While home health and hospice care differ in purpose — hospice care focuses on easing patients’ end-of-life while home health looks to address specific illnesses, injuries, or chronic conditions in the patient’s home — they share a similar process: the use of an interdisciplinary group (IDG)/ interdisciplinary team (IDT) to improve overall care.
As noted by the Centers for Medicare and Medicaid Services (CMS) in the article Creating Effective Hospice Plan of Care, “The IDG works as a coordinated team to optimize patient comfort and dignity according to the patient’s and family’s needs and goals of care. The IDG must include (at a minimum) the professions of nursing, medicine, social work, and pastoral or other spiritual counselors.”1
On paper, home health and hospice IDG/IDT teams are tasked with providing complete, patient-focused care. In practice, this quickly becomes challenging thanks to the combination of at-home visits at differing times from different staff members, combined with the use of virtual and telemedicine technologies. The result? IDG/IDT teams need better ways to collaborate anytime, anywhere. Let’s examine four potential pathways for more comprehensive care.
1) Virtual Team Meetings
With staff typically no longer working in centralized locations, IDG/IDT meetings are fraught with challenges. While tools such as Zoom, Teams and WebEx offer a way for staff to dial-in, it’s easy for employees serving multiple patients in multiple locations to get caught up in current tasks and miss these critical collaborations. Software with built-in scheduling tools can help streamline both operations and connections to ensure teams are on the same page at the same time.
2) Make Time to Talk
Recent survey data found that in 2021 staffing remains one of the biggest challenges for home health and hospice IDT/IDG teams.2 In practice, this means fewer staff to serve more patients across provider networks — meaning that even with on-demand digital schedules they may still struggle to remember meeting details. As a result, it’s a good idea for leaders to connect with staff individually to assess their current workload and ask about operational concerns. Think of this as series rather than parallel collaboration — team leads can collect and collate staff data to determine the best way forward.
3) Robust Visit Documentation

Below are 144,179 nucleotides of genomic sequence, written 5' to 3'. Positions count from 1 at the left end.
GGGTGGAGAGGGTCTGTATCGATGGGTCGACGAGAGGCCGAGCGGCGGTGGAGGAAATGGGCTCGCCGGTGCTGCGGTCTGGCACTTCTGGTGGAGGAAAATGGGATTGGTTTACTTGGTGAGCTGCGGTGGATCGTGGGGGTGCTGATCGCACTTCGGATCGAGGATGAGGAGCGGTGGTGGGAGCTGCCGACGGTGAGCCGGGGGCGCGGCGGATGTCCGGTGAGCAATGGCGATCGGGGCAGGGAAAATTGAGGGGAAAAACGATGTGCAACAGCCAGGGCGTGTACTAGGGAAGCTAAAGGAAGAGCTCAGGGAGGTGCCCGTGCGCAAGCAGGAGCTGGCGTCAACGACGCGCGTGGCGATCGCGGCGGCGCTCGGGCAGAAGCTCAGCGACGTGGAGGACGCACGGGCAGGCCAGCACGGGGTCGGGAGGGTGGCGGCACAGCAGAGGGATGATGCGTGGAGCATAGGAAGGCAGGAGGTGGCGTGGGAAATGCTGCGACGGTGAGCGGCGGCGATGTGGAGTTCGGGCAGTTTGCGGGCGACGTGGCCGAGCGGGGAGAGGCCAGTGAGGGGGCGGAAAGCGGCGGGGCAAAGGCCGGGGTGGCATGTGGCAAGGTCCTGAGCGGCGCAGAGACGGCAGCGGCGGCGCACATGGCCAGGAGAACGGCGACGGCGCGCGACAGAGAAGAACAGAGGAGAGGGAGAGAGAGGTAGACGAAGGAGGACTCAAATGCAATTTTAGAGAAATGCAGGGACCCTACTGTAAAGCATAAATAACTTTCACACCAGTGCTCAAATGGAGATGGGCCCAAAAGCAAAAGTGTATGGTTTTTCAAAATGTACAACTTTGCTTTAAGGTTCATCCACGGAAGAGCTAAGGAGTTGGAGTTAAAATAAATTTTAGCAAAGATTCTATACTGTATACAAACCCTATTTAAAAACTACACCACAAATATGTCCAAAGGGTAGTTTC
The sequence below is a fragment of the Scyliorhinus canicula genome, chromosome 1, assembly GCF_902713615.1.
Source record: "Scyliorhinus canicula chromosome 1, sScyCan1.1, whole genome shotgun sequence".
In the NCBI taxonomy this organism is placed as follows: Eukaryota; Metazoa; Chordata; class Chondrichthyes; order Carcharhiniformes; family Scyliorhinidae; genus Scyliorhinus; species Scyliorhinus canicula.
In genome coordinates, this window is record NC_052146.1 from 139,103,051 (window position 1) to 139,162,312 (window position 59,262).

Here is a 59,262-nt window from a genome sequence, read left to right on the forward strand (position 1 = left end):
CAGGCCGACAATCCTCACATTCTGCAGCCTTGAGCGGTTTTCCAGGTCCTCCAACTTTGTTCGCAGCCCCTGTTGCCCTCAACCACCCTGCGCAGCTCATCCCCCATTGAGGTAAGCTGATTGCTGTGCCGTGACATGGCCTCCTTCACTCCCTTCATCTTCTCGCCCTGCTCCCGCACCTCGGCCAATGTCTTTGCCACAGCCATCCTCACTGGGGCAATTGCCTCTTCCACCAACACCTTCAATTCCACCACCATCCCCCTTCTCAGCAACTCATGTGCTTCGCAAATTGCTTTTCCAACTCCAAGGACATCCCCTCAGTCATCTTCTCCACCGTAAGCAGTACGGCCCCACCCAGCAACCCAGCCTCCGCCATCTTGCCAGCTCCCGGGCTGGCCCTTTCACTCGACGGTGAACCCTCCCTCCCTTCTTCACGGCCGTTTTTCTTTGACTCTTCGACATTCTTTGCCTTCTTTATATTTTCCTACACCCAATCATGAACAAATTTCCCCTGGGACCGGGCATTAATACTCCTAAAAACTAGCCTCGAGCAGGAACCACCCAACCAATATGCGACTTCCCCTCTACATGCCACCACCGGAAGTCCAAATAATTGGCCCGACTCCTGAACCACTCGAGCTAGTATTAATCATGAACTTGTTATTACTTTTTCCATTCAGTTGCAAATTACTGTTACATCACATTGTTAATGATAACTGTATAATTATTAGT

The variety of services offered by IDG teams is expanding. For example, many providers now offer services such as art and music therapy along with physical therapy and emotional support. As a result, there’s a commensurate need to ensure hospice and home health visits are fully documented. Here, function rather than form is critical. Teams can use paper forms, emailed checklists or cloud-based data storage. So long as visit information is entered using consistent processes, it’s possible to collaborate on patient care needs even if every team member can’t attend key meetings in person.
4) On-Demand Data Access
Compliance also plays a critical role in evolving home care and hospice service. For example, recent changes to the home health prospective payment systems (PPS) model focuses on clinical characteristics and other patient information to “place periods of home health care into meaningful payment categories.”3 To ensure efforts result in revenue generation, teams need the ability to search and access both current and historic care data on-demand so they can design collaborative treatment plans that both meet patient needs and satisfy PDGM payment guidelines.
How Home Health EHRs Can Save Time and Help Manage Patient Goals
The Link Between Point-of-Care Solutions and Improving Patient Quality Care
1 CMS, “Creating an Effective Hospice Plan of Care,” August 2020.
2 eHospice, “New Hospice News Report Details Industry Outlook for 2021,” February 5, 2021.
3 CMS, “Home Health Patient-Driven Groupings Model,” December 4, 2020.